To the Kelley Community,
Last week in our country, we experienced one of the most tragic weeks imaginable in our lifetimes. This description is not simply a reference to the more than 100,000 lives lost to COVID-19. This statement is a reflection of the horror we all witnessed in the killing of George Floyd. Mr. Floyd’s tragic death has led to an understandable sense of fear, outrage, sadness and discontent in addition to feelings of powerlessness. And it is an all-too-familiar example of the injustices against the African American community in this nation – an injustice that is grossly disproportionate in its impact on this community. It is an injustice so great that we are left wondering if, when and how we can heal as a country.
This year, I had the privilege of spending time visiting civil rights museums in Montgomery, Alabama. If you have never been to the Legacy Museum and the National Memorial for Peace and Justice, I urge you to go. This is far from my first visit to a memorial aimed at educating us on the important issues of social injustice. But this memorial, like no other place I have visited, focuses the mind on racial terrorism. As you walk silently through the solemn spaces that capture the horror of slavery and lynchings, you are reminded of a dark, dark history in the chapter of the American experience. Sadly, the events of this past week – and really more than that, the events of the past few years – remind us all that the word “history” is not the proper word. History implies a sense of the past, and our country is clearly not past this dark chapter. We continue to live elements of it over and over again.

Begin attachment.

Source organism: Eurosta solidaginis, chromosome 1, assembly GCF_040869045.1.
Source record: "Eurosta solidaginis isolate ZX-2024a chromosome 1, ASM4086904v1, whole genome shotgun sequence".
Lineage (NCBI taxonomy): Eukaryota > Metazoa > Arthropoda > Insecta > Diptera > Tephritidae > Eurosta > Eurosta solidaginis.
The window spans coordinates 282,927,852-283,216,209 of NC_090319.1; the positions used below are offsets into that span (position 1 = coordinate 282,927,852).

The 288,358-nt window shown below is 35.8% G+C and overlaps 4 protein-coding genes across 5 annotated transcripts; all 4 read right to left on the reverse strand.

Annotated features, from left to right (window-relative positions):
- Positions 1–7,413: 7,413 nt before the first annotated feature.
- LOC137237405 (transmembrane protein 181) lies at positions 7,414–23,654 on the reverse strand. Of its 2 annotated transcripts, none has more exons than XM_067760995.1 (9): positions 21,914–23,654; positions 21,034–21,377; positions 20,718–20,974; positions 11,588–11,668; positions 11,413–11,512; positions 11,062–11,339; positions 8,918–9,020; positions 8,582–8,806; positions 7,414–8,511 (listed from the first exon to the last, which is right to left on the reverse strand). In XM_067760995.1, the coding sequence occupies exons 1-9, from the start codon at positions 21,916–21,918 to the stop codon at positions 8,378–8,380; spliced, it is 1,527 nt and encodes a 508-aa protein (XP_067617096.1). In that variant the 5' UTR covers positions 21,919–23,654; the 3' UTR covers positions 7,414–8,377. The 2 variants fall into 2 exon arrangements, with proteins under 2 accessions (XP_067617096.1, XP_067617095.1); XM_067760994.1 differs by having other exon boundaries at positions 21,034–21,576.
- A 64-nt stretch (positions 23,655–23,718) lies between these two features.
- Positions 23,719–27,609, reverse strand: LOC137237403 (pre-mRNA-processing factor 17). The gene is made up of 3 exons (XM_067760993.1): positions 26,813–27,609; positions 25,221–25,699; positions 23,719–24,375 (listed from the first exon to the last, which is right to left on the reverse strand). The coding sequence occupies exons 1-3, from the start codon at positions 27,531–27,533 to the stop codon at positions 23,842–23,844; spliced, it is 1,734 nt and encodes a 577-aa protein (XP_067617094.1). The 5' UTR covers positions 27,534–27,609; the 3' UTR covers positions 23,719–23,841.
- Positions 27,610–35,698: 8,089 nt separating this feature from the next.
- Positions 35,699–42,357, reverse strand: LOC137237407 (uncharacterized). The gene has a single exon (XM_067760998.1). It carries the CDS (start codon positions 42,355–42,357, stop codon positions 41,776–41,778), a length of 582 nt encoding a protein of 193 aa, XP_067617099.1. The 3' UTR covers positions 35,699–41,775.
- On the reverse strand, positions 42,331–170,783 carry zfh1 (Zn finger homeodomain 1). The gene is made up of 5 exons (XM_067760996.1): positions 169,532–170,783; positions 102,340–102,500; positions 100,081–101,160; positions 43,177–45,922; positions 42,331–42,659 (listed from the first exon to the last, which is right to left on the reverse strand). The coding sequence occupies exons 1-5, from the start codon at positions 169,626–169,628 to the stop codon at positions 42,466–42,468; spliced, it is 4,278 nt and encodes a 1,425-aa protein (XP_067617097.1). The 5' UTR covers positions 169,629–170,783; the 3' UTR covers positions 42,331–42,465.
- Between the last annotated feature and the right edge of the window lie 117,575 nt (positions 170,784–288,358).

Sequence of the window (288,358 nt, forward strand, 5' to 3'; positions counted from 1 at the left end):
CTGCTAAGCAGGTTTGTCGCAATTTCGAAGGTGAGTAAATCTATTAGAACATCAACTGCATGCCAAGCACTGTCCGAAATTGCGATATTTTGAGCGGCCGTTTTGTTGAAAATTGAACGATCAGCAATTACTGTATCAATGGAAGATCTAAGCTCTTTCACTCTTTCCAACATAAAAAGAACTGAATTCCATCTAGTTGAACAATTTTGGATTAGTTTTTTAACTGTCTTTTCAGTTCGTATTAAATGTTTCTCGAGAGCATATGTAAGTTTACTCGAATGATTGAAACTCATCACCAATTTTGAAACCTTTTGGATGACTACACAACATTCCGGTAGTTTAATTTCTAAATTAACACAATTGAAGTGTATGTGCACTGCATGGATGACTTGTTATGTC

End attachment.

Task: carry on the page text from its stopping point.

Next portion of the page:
I am not a politician. I don’t have the power to change laws and leaders other than through my vote – my powerful, constitutionally granted vote. But, I am a parent and an educator. As a mother, I cannot imagine, nor will I ever fully appreciate, the unbearable sadness and grief other parents are having to endure, especially if a loved one has been lost due to the injustice we are witnessing. Nor can I imagine the impossibility of having to make sense of this to a young child or even a young adult.
As an educator, I have always believed in the power of education as a tool to enlighten and uplift. And, like you, I have a voice. It is my hope that in this collective moment of grief, we use our voices to speak up and educate those around us about injustices that can no longer be tolerated in our society. As Martin Luther King Jr. stated, “True peace is not the absence of tension: it is the presence of justice.”
Please find ways to support each other during this time. If you are a student, check in on your classmates. Check in on your friends and your neighbors too. Be a beacon for change that is accomplished peacefully but powerfully in its impact. Whether you influence one or hundreds, each of us, in ways we are uniquely and individually qualified, can use our skills and knowledge to make a difference. I believe in our school’s commitment to diversity, equity and inclusivity, and I pray you do, too. I ask that all of us – students, faculty, staff, and alumni – come back together this fall and bring our ideas for how we can strengthen diversity, equity, and inclusivity of our Kelley community.
Please stay safe.
Idalene “Idie” Kesner
Dean, Kelley School of Business and Frank P. Popoff Chair of Strategic Management